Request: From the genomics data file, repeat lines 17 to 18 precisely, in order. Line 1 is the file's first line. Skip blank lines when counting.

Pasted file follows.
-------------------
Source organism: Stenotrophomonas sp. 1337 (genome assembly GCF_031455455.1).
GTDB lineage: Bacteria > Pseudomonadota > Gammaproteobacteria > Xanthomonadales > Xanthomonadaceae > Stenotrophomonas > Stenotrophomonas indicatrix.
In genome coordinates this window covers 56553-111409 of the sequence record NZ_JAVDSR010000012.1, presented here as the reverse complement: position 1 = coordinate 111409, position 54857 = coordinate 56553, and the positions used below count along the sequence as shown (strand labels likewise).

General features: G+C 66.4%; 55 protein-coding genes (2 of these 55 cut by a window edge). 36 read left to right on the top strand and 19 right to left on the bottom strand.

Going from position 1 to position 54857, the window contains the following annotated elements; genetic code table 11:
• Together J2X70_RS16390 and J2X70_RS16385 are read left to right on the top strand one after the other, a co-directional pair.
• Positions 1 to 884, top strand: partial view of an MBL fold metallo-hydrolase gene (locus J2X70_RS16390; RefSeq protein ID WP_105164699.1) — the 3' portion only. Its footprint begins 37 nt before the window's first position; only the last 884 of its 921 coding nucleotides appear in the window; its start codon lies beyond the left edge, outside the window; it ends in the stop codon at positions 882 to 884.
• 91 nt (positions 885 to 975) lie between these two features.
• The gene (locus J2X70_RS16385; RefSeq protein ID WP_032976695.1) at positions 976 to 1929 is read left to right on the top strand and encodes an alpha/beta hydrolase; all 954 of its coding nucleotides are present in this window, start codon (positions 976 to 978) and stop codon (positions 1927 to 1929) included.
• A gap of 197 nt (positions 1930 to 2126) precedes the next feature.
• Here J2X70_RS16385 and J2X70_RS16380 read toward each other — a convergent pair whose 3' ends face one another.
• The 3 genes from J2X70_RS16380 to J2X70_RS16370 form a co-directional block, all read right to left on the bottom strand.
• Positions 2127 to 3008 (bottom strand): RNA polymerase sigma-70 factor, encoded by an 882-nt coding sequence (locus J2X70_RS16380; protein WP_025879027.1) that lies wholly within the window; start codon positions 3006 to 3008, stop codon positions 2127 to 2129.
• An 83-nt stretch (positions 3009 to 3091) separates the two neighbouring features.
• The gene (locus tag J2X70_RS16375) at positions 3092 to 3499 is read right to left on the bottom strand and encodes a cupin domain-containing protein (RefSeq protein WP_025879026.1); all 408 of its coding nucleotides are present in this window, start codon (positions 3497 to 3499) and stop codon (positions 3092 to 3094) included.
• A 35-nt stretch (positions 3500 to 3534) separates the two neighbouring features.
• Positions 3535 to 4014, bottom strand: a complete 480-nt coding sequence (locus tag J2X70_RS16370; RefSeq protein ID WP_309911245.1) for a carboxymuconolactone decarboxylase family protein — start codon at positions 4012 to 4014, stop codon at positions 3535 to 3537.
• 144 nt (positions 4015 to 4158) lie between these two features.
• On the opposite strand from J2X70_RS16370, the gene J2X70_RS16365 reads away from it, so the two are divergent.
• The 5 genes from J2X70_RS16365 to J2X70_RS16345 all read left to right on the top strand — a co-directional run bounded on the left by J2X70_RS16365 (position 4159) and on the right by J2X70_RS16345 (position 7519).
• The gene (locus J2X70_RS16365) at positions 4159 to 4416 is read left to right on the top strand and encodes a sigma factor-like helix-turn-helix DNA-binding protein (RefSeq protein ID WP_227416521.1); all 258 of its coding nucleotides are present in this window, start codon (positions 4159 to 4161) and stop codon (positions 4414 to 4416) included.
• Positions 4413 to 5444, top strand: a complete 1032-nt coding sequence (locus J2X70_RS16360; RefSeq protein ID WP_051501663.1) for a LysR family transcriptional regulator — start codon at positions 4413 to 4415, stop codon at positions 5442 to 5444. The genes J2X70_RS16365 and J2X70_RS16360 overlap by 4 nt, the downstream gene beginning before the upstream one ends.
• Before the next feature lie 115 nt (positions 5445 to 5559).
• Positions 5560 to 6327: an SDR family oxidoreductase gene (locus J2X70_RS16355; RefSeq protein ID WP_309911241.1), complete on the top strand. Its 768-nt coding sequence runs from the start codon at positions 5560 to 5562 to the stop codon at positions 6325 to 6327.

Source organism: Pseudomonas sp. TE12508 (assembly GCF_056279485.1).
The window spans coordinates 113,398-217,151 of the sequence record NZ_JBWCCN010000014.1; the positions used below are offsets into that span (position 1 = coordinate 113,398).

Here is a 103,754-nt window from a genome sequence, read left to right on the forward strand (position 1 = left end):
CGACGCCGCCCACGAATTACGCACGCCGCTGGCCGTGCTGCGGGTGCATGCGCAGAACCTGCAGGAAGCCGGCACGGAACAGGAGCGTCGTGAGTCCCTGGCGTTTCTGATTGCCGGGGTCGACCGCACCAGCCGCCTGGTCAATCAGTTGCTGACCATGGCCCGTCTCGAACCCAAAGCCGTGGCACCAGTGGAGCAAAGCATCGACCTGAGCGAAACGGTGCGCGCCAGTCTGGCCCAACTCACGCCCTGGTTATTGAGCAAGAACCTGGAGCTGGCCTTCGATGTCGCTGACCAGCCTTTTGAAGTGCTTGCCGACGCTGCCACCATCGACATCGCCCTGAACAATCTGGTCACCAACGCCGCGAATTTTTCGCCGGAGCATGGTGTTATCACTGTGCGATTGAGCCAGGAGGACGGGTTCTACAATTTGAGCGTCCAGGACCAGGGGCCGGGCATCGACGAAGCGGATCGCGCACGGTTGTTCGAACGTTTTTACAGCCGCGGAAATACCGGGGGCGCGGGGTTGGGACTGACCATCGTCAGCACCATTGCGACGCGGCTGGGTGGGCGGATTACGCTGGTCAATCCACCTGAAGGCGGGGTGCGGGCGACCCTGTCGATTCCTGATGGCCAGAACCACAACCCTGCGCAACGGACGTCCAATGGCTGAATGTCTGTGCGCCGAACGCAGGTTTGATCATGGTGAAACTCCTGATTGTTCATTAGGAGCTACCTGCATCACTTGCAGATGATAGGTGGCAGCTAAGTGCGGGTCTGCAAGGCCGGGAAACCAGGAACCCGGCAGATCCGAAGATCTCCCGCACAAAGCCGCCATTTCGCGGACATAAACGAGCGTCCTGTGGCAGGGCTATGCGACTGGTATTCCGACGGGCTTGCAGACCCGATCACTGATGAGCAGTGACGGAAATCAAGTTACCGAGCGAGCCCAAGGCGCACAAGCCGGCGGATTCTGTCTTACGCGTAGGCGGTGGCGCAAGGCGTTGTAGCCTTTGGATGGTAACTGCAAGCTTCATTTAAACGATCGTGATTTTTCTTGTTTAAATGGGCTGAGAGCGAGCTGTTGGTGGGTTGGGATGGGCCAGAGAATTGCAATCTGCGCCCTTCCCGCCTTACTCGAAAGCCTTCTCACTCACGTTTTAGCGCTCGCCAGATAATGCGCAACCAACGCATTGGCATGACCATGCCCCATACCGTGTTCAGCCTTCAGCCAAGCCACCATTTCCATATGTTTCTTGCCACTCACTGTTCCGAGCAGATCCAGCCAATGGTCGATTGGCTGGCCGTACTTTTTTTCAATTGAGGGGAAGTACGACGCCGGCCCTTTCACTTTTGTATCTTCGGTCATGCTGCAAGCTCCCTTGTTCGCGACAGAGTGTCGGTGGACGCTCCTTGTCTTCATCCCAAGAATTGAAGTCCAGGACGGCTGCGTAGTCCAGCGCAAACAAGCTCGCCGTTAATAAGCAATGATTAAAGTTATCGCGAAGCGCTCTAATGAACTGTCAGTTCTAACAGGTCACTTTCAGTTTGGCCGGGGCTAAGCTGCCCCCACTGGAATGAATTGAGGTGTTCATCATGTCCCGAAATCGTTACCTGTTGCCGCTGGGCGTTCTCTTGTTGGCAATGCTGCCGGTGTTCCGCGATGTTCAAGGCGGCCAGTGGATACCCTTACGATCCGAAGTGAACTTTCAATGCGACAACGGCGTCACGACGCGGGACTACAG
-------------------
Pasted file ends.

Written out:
• Positions 3535 to 4014, bottom strand: a complete 480-nt coding sequence (locus tag J2X70_RS16370; RefSeq protein ID WP_309911245.1) for a carboxymuconolactone decarboxylase family protein — start codon at positions 4012 to 4014, stop codon at positions 3535 to 3537.
• 144 nt (positions 4015 to 4158) lie between these two features.